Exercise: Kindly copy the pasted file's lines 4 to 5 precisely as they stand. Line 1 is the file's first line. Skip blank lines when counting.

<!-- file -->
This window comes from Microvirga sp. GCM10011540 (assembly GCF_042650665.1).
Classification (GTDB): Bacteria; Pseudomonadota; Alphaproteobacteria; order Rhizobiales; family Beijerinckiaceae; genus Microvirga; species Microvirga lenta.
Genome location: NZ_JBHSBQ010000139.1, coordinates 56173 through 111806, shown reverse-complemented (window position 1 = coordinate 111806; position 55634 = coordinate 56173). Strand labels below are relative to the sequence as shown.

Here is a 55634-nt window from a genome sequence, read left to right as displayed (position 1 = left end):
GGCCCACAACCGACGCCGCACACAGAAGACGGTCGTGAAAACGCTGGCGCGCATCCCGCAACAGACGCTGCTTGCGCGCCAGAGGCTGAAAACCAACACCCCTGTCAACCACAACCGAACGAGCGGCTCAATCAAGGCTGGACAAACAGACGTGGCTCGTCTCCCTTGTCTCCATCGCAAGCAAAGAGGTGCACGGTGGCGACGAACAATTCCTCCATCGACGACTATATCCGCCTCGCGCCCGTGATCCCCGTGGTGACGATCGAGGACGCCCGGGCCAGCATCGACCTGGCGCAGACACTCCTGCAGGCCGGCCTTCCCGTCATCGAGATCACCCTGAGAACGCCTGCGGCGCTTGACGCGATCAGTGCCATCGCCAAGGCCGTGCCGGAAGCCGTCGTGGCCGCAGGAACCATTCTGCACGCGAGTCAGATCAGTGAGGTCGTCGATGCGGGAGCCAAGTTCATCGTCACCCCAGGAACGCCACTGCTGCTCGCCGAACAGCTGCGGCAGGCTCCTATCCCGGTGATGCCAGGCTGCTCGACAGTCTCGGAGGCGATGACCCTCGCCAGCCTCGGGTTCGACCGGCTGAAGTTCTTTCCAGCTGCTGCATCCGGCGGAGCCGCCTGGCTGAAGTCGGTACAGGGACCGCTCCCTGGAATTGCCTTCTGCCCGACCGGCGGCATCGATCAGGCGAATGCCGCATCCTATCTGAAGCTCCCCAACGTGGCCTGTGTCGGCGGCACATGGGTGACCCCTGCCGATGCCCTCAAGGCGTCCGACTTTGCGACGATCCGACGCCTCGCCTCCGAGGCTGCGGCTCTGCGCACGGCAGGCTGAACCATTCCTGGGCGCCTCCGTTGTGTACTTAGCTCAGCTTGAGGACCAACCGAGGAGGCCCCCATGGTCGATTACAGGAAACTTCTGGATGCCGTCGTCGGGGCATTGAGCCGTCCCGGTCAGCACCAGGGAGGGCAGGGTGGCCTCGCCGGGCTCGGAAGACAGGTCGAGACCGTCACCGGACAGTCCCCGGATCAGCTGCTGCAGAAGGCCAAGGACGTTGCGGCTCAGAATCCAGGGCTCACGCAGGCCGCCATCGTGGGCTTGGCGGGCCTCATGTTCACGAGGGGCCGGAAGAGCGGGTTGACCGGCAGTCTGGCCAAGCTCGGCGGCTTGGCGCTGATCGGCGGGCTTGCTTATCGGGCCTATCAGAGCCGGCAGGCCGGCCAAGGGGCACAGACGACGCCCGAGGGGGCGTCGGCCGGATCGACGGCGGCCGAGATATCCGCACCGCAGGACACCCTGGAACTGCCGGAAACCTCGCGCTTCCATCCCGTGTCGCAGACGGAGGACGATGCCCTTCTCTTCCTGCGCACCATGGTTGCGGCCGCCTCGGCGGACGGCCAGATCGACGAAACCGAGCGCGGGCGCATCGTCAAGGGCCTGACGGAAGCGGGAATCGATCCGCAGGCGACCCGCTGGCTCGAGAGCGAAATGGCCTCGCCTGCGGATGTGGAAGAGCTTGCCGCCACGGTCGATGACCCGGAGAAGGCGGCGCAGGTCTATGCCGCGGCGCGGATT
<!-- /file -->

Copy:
Here is a 55634-nt window from a genome sequence, read left to right as displayed (position 1 = left end):
GGCCCACAACCGACGCCGCACACAGAAGACGGTCGTGAAAACGCTGGCGCGCATCCCGCAACAGACGCTGCTTGCGCGCCAGAGGCTGAAAACCAACACCCCTGTCAACCACAACCGAACGAGCGGCTCAATCAAGGCTGGACAAACAGACGTGGCTCGTCTCCCTTGTCTCCATCGCAAGCAAAGAGGTGCACGGTGGCGACGAACAATTCCTCCATCGACGACTATATCCGCCTCGCGCCCGTGATCCCCGTGGTGACGATCGAGGACGCCCGGGCCAGCATCGACCTGGCGCAGACACTCCTGCAGGCCGGCCTTCCCGTCATCGAGATCACCCTGAGAACGCCTGCGGCGCTTGACGCGATCAGTGCCATCGCCAAGGCCGTGCCGGAAGCCGTCGTGGCCGCAGGAACCATTCTGCACGCGAGTCAGATCAGTGAGGTCGTCGATGCGGGAGCCAAGTTCATCGTCACCCCAGGAACGCCACTGCTGCTCGCCGAACAGCTGCGGCAGGCTCCTATCCCGGTGATGCCAGGCTGCTCGACAGTCTCGGAGGCGATGACCCTCGCCAGCCTCGGGTTCGACCGGCTGAAGTTCTTTCCAGCTGCTGCATCCGGCGGAGCCGCCTGGCTGAAGTCGGTACAGGGACCGCTCCCTGGAATTGCCTTCTGCCCGACCGGCGGCATCGATCAGGCGAATGCCGCATCCTATCTGAAGCTCCCCAACGTGGCCTGTGTCGGCGGCACATGGGTGACCCCTGCCGATGCCCTCAAGGCGTCCGACTTTGCGACGATCCGACGCCTCGCCTCCGAGGCTGCGGCTCTGCGCACGGCAGGCTGAACCATTCCTGGGCGCCTCCGTTGTGTACTTAGCTCAGCTTGAGGACCAACCGAGGAGGCCCCCATGGTCGATTACAGGAAACTTCTGGATGCCGTCGTCGGGGCATTGAGCCGTCCCGGTCAGCACCAGGGAGGGCAGGGTGGCCTCGCCGGGCTCGGAAGACAGGTCGAGACCGTCACCGGACAGTCCCCGGATCAGCTGCTGCAGAAGGCCAAGGACGTTGCGGCTCAGAATCCAGGGCTCACGCAGGCCGCCATCGTGGGCTTGGCGGGCCTCATGTTCACGAGGGGCCGGAAGAGCGGGTTGACCGGCAGTCTGGCCAAGCTCGGCGGCTTGGCGCTGATCGGCGGGCTTGCTTATCGGGCCTATCAGAGCCGGCAGGCCGGCCAAGGGGCACAGACGACGCCCGAGGGGGCGTCGGCCGGATCGACGGCGGCCGAGATATCCGCACCGCAGGACACCCTGGAACTGCCGGAAACCTCGCGCTTCCATCCCGTGTCGCAGACGGAGGACGATGCCCTTCTCTTCCTGCGCACCATGGTTGCGGCCGCCTCGGCGGACGGCCAGATCGACGAAACCGAGCGCGGGCGCATCGTCAAGGGCCTGACGGAAGCGGGAATCGATCCGCAGGCGACCCGCTGGCTCGAGAGCGAAATGGCCTCGCCTGCGGATGTGGAAGAGCTTGCCGCCACGGTCGATGACCCGGAGAAGGCGGCGCAGGTCTATGCCGCGGCGCGGATT